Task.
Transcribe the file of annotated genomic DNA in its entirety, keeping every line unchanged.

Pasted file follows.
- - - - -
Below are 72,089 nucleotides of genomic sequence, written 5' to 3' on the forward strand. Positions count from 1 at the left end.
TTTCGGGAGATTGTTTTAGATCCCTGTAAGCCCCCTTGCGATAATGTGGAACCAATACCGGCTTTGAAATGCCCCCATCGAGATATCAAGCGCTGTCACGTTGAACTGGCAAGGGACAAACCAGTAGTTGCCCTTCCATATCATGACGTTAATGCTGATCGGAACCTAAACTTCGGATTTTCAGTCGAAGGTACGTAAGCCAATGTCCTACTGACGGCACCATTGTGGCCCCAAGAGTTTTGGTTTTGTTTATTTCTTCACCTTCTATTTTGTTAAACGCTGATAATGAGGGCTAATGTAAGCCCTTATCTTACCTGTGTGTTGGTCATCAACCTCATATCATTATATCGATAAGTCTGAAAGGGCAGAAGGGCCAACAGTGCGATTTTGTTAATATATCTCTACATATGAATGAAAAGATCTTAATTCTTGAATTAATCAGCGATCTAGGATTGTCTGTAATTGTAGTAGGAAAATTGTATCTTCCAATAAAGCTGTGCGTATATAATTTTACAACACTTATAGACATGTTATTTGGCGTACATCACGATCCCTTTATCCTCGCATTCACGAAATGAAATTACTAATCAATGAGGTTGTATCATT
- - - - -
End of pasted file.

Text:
Below are 72,089 nucleotides of genomic sequence, written 5' to 3' on the forward strand. Positions count from 1 at the left end.
TTTCGGGAGATTGTTTTAGATCCCTGTAAGCCCCCTTGCGATAATGTGGAACCAATACCGGCTTTGAAATGCCCCCATCGAGATATCAAGCGCTGTCACGTTGAACTGGCAAGGGACAAACCAGTAGTTGCCCTTCCATATCATGACGTTAATGCTGATCGGAACCTAAACTTCGGATTTTCAGTCGAAGGTACGTAAGCCAATGTCCTACTGACGGCACCATTGTGGCCCCAAGAGTTTTGGTTTTGTTTATTTCTTCACCTTCTATTTTGTTAAACGCTGATAATGAGGGCTAATGTAAGCCCTTATCTTACCTGTGTGTTGGTCATCAACCTCATATCATTATATCGATAAGTCTGAAAGGGCAGAAGGGCCAACAGTGCGATTTTGTTAATATATCTCTACATATGAATGAAAAGATCTTAATTCTTGAATTAATCAGCGATCTAGGATTGTCTGTAATTGTAGTAGGAAAATTGTATCTTCCAATAAAGCTGTGCGTATATAATTTTACAACACTTATAGACATGTTATTTGGCGTACATCACGATCCCTTTATCCTCGCATTCACGAAATGAAATTACTAATCAATGAGGTTGTATCATT